I'm fairly convinced, now, that this society--western society--so devastating, and so magnificent, is currently in a fantastic decline. Its moral capital lay in Christianity, and barring a miraculous reversal of the type for which people have been praying since the first Good Friday, it is now almost spent. The Christian shadows which left people uncomfortable at murder, or with a lingering and sensible sense of shame at their worser activities, have more or less gone, replaced by a sort of liberal celebration of the self or of security which approaches the truly evil.

This last week, Mary Elizabeth Williams removed the veil from the American abortion debate, for instance, by claiming for herself, as a mother, a right to kill--the very reversal of everything a mother was under Christianity. Meanwhile, others basked in the idea of some sort of delusional economic upturn whilst drone robots murdered children from the skies to such an extent that even hardened soldiers are giving up. Governments of the west interposed themselves between competitive bands of nutcases whilst having no clear idea of what they were doing, nor any sanction for their incompetence, and criminal enterprises demanded that people stop referring to them as such and give them their pensions.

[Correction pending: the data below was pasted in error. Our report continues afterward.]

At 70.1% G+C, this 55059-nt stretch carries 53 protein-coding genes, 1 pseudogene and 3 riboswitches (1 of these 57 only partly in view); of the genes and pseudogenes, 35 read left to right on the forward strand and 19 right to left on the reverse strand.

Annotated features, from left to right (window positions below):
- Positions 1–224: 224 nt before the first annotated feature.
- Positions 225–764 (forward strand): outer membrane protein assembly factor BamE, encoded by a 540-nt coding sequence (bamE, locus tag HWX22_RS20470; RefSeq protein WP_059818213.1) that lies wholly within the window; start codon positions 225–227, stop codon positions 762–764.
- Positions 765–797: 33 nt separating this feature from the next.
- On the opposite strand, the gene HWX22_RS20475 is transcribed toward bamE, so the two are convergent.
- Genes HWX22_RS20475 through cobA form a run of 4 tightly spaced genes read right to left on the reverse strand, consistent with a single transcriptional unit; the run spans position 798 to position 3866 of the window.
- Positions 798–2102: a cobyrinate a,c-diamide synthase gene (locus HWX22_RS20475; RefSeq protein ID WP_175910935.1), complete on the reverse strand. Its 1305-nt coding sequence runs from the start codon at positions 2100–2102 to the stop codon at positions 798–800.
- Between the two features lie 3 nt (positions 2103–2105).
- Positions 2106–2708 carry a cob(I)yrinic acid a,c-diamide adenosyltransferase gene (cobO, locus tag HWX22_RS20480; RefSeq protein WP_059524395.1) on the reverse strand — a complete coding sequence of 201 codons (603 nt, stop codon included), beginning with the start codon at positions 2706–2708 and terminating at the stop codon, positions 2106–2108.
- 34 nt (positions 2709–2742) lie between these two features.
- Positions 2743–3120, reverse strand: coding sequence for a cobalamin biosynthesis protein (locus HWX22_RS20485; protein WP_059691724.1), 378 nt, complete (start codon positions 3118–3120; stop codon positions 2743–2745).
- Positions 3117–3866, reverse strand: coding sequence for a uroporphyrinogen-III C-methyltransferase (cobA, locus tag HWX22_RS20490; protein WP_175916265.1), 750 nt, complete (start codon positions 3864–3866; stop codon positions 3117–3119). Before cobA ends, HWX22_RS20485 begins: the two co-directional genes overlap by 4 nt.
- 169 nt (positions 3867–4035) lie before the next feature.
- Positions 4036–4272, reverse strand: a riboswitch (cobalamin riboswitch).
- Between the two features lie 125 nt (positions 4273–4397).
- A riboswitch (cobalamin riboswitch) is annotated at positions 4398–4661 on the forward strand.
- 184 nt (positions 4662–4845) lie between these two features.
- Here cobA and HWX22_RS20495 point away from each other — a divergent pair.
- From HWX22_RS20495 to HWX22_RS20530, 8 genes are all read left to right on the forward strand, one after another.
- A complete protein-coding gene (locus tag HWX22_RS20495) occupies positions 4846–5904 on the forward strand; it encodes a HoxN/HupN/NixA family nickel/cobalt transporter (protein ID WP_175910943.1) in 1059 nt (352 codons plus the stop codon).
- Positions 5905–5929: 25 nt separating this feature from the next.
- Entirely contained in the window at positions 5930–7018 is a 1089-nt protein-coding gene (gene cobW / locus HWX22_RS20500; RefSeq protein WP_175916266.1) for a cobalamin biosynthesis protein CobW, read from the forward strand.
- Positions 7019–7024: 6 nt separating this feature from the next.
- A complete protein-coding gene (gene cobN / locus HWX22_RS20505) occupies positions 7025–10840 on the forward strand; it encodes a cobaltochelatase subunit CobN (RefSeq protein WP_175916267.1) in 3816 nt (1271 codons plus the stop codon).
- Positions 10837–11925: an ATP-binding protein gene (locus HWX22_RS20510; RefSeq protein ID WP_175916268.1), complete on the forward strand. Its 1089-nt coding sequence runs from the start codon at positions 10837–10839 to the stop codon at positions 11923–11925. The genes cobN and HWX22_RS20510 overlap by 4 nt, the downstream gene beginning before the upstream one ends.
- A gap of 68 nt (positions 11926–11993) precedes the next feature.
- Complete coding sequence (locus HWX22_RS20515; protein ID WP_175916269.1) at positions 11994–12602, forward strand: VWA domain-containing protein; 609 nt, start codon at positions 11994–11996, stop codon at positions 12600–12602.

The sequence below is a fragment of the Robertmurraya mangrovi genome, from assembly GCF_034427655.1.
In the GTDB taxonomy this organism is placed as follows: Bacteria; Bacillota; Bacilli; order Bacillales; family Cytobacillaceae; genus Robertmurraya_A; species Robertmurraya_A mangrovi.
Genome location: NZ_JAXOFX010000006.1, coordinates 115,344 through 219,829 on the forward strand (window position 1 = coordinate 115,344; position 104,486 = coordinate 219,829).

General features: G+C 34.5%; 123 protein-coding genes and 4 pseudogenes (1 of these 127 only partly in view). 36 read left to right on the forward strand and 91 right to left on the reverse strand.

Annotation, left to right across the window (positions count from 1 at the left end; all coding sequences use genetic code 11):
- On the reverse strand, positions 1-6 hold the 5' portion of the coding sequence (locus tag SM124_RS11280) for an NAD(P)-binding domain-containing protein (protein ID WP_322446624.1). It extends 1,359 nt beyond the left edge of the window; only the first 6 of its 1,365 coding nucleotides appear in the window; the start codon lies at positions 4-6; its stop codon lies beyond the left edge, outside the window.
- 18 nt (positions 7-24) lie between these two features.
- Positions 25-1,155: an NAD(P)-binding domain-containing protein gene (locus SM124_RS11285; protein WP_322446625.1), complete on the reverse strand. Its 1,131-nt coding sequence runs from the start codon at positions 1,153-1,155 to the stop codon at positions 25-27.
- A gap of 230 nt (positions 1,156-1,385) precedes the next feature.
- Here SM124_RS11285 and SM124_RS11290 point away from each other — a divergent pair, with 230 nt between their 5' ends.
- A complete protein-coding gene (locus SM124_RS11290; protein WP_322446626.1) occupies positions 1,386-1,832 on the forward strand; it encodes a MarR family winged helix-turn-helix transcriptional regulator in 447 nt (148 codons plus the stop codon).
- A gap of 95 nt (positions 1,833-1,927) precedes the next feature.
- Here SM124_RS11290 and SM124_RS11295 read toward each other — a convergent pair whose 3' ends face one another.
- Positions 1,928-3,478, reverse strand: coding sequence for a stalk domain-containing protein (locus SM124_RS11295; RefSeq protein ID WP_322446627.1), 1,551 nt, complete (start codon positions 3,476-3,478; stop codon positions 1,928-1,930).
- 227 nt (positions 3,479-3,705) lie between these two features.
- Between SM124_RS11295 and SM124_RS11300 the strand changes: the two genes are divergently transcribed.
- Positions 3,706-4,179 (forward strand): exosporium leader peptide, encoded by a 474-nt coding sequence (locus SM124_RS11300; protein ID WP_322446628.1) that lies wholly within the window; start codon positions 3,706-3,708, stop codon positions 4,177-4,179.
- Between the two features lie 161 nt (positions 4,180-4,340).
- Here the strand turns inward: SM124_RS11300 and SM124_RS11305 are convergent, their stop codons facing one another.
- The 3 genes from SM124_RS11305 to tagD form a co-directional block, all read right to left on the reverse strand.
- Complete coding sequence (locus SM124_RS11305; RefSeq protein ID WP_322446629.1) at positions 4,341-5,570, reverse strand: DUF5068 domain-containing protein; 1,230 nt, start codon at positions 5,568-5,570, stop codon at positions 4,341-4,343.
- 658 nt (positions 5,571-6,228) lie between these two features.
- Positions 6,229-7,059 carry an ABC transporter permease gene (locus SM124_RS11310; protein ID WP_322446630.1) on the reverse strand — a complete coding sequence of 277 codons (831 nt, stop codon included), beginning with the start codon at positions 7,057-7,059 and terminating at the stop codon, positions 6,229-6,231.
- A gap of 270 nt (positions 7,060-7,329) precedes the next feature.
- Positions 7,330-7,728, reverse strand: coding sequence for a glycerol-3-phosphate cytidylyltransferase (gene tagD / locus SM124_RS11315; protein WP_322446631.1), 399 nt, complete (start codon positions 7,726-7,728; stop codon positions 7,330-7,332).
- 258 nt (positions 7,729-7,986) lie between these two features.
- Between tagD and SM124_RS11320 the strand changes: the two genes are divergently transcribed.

From Britain--a ground zero of the neoliberal explosion--millions are leaving. Unreported, shops are closing in their hundreds, and, across Europe, those who rally for family, or country, or even commonsense and resistance to the perverted and incompetent minority running affairs are as ignored as dangerous Islamist revolutionaries are celebrated. Professional hierarchies and respect are falling as quickly as intellectual scaffolding is coming down. Hiding behind everything, and giving definition to the worst fears, our energy supplies are seeping away.

This almost incomprehensible civilisational collapse has happened, uniquely, at a time when there is so much hope for the future--in nuclear power, in 3-d printing, in the dissemination of knowledge, in the arts of peace, and in exploration not driven by war or desperation. Perhaps the internet has altered our common perception to the point where we cannot now understand or concentrate enough even to begin to understand why obvious horrors which could have been avoided and which were identifiable and identified a few years ago are manifesting around us. Perhaps civilisations just run down, and develop some horrible sort of disease, and are replaced, without being regenerated. Perhaps K-waves apply to countries, too.